Theatres Stay Busy While Shut Down – So They’re Ready to Entertain You

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ShadowBox TheatreSince March 2020, when theatres and other live performance venues were forced to close to the public because of the COVID pandemic, there hasn’t been a lot of live entertainment in our region. Sure, Windsor Feminist Theatre held some small outdoor performances in the summer. And when venues were allowed to reopen for three months I the fall, Rob Tymec performed one-man shows at various locations, and Post Productions produced Fatboy and The Beauty Queen of Leenane to sold-out houses at a limited capacity. But that’s not much considering that on most weekends in the Before Times there was more to see on any given weekend than anyone could possibly see.

So it might seem like the many venues and twenty-plus theatre companies must be sitting around aimlessly twiddling their thumbs these days. But oh, gentle readers, that simply isn’t so. Like ducks on a pond, theatre companies may appear inactive only because you can’t see our webbed feet furiously paddling beneath the surface.

At Post Productions, for instance, we have a full season of five productions planned for 2021, beginning with Windsor-based playwright Matt St. Amand’s Negatunity, which will open (COVID willing) on April 9th at The Shadowbox Theatre. Then David Mamet’s Glengarry Glenn Ross in June, George F. Walker’s Criminal Genius in July, Sarah Kane’s Blasted in October, and John Gavey’s Dead Bear in late November. Plus, we have our annual Windsor-Essex Playwriting Contest, which will be judged from April until July, and several new ventures and collaborations we’re planning with others – including a live Windsor-based game show. And we’re hosting Windsor Feminist Theatre’s Dominatrix on Trial at The Shadowbox Theatre in April and May.

So: even when we aren’t producing live entertainment, there’s a lot of work involved to make sure we can provide audiences with live entertainment as soon as we’re allowed to do so – and to make sure we can do it safely.

Each play produced by Post Productions requires anywhere from six months to two years of planning before we even start rehearsals with the cast. There’s a lot of behind-the-scenes work necessary to create an engaging experience and get the word out so people know what we’re offering them. Scripts need to be analyzed and plans need to be developed by the director and producers of each show. What’s this story about, and how should we convey that? How should this story feel? What should it look and sound like? Sets and props need to be designed and built and painted. Other props and set pieces need to be sourced, then either borrowed or bought. Auditions need to be planned and scheduled. Crew members need to be hired. Schedules for each production’s rehearsals and build times need t be created and coordinated so they don’t interfere with each other. Promotional campaigns need to be developed, advertising material created, press releases and articles written, posters and programs designed. Potential sponsors and advertisers need to be contacted. There’s endless paperwork, email, and discussion involved at each step. And that’s just s taste.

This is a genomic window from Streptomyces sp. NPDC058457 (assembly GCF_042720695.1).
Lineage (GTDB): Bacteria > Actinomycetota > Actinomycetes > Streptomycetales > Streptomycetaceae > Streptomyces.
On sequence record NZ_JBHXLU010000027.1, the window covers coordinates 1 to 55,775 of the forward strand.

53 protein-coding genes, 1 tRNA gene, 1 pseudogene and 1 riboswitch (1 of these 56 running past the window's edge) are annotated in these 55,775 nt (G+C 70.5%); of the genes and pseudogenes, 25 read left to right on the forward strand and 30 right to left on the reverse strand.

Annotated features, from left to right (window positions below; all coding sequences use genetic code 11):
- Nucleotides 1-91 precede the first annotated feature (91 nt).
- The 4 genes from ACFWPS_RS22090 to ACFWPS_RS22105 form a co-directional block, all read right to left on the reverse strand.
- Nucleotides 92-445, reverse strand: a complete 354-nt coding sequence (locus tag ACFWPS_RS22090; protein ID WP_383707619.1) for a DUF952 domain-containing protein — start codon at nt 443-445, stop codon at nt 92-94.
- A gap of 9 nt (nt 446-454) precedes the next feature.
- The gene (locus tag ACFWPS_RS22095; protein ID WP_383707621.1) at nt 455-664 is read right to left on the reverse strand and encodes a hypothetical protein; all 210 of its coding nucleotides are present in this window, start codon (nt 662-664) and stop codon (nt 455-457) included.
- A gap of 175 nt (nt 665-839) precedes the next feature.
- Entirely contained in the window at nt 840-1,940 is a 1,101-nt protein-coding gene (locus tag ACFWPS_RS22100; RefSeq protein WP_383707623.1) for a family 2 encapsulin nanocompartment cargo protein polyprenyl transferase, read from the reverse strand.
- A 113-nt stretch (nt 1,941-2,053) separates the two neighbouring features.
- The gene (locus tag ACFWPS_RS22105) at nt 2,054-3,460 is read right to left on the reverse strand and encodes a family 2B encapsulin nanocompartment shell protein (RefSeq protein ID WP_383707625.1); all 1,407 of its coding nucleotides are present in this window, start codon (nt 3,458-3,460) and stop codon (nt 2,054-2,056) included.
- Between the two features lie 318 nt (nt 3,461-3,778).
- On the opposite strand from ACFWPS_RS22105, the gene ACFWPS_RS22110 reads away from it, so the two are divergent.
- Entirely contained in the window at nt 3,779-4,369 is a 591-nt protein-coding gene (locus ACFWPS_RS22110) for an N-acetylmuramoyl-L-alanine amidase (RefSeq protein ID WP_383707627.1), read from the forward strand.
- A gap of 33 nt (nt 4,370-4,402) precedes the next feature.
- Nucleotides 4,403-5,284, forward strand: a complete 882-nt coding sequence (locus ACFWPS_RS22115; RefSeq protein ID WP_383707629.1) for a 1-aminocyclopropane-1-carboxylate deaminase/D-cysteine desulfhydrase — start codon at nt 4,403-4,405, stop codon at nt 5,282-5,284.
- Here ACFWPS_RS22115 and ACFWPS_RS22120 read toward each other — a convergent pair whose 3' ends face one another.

The COVID pandemic has created an opportunity to get a lot of this work done while we aren’t distracted by, well, staging performances and selling tickets. Many theatre companies are using this time as productively as they can with one goal in mind: making sure we’re prepared to deliver great experiences for audiences hungry for live entertainment.

At The Shadowbox Theatre, we’ve also been busy doing a deep clean and reorganization of the venue. When we were open last fall, all of the public areas in the theatre were thoroughly and regularly cleaned and disinfected. But the backstage area, storage room, green room, box office – these were clean but kind of in disarray. No, let’s be honest: they were chaotic.

As cast and crew members come and go across a season, order becomes disorder. Garbage accumulates in odd places you don’t notice when you’re cleaning – no matter how many trash cans there are. Storage areas resemble the twisted piles of debris left behind by a tornado. It’s just the way it is, like cleaning up after a large party. If you had 25 of these parties every month.

So when the theatre reopens, it will be a much more orderly space for casts and crews. The audience won’t notice, though they might see the extra skip in our step as we enjoy being able to find the things we’re looking for.

All of us, from all the regional theatre companies, can’t wait to see you the audience again. Know that we’ve been hard at work getting shows ready for you. Know that we’re also working with local health authorities to ensure that when we re-open, we’re doing our best to protect your health and safety. And know, too, that this long and terrible pandemic has made us appreciate your support more than ever.

To keep up-to-date with shows from Post Productions, check out their website: postproductionswindsor.ca

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